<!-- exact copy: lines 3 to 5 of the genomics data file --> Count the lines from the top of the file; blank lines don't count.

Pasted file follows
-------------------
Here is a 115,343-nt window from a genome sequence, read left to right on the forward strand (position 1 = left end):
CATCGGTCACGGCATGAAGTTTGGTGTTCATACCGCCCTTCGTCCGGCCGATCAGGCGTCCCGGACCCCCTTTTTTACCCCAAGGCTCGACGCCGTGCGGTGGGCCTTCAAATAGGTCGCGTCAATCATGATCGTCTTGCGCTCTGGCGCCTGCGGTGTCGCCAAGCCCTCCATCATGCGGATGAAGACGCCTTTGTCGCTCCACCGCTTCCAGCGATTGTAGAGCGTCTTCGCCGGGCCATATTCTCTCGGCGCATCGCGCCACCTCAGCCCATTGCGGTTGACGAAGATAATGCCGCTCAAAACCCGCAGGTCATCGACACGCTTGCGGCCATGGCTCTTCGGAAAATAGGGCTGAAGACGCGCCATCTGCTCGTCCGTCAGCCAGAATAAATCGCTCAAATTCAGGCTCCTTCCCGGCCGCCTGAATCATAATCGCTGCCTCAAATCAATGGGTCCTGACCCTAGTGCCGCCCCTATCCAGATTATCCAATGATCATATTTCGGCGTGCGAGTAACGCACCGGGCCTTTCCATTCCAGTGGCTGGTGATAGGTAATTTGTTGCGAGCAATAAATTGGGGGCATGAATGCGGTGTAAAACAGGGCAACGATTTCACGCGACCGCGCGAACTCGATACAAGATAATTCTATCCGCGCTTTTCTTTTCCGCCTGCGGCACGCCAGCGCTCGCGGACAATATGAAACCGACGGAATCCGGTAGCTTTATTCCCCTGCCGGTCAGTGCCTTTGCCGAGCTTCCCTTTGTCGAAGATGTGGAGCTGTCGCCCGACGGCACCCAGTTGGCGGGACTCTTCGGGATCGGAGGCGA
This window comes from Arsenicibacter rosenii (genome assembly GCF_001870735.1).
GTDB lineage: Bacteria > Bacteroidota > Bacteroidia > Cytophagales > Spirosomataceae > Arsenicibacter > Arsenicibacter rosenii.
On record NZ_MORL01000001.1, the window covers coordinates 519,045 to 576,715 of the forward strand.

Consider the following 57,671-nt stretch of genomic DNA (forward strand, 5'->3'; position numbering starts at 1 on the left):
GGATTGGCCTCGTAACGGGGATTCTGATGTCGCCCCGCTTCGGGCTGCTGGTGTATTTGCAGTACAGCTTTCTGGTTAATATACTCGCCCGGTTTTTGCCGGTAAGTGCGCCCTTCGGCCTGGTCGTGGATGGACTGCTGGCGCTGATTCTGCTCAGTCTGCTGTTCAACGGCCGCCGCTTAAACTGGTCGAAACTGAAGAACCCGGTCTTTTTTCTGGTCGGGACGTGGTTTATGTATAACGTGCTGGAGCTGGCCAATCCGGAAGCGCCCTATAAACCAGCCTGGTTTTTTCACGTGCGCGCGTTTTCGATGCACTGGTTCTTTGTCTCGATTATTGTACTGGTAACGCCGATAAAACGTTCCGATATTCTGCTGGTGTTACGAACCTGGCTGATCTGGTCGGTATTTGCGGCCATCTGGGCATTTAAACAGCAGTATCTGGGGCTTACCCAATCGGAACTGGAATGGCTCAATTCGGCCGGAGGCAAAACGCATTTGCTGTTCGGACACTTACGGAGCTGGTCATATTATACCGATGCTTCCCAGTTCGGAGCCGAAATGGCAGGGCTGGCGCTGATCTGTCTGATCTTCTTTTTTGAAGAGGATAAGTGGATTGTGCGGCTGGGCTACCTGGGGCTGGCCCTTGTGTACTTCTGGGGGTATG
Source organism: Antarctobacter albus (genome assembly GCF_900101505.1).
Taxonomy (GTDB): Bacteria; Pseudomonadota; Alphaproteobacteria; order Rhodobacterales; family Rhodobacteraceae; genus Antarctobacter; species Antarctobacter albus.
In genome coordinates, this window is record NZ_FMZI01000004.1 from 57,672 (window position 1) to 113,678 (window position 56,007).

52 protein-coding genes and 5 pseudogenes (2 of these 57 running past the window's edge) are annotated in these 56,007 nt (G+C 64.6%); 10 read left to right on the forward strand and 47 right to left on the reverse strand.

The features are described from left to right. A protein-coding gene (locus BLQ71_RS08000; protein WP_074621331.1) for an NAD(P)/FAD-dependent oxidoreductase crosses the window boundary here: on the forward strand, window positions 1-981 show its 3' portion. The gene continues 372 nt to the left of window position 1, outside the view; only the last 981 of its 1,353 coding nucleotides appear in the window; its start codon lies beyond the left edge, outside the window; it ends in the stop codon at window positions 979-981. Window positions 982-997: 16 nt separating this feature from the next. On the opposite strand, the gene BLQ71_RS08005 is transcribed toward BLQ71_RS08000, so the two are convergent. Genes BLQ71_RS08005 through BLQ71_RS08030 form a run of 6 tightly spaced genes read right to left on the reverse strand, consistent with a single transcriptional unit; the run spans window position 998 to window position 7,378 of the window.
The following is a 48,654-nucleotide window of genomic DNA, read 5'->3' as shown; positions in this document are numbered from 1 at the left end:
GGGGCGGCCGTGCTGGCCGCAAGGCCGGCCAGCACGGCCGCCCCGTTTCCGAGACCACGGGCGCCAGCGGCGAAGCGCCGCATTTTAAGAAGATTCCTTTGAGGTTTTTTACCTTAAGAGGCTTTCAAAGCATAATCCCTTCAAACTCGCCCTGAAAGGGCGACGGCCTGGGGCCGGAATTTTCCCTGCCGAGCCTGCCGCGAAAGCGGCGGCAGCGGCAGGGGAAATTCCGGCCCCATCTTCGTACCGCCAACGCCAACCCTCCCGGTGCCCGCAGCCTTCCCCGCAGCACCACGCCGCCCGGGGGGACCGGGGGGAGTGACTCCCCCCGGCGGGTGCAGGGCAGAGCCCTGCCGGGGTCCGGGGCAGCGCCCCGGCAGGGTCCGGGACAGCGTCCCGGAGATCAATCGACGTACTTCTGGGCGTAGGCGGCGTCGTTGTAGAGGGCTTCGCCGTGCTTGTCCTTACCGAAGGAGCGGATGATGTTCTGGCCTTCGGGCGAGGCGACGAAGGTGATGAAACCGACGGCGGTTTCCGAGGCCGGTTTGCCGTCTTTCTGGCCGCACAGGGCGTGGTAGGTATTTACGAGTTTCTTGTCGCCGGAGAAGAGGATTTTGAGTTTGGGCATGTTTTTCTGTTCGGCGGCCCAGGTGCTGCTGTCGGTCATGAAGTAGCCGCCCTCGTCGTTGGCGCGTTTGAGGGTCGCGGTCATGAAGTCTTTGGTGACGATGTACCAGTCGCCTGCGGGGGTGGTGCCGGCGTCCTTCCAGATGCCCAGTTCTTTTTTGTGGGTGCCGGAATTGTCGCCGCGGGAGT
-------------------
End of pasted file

This window comes from Arsenicibacter rosenii (genome assembly GCF_001870735.1).
GTDB lineage: Bacteria > Bacteroidota > Bacteroidia > Cytophagales > Spirosomataceae > Arsenicibacter > Arsenicibacter rosenii.
On record NZ_MORL01000001.1, the window covers coordinates 519,045 to 576,715 of the forward strand.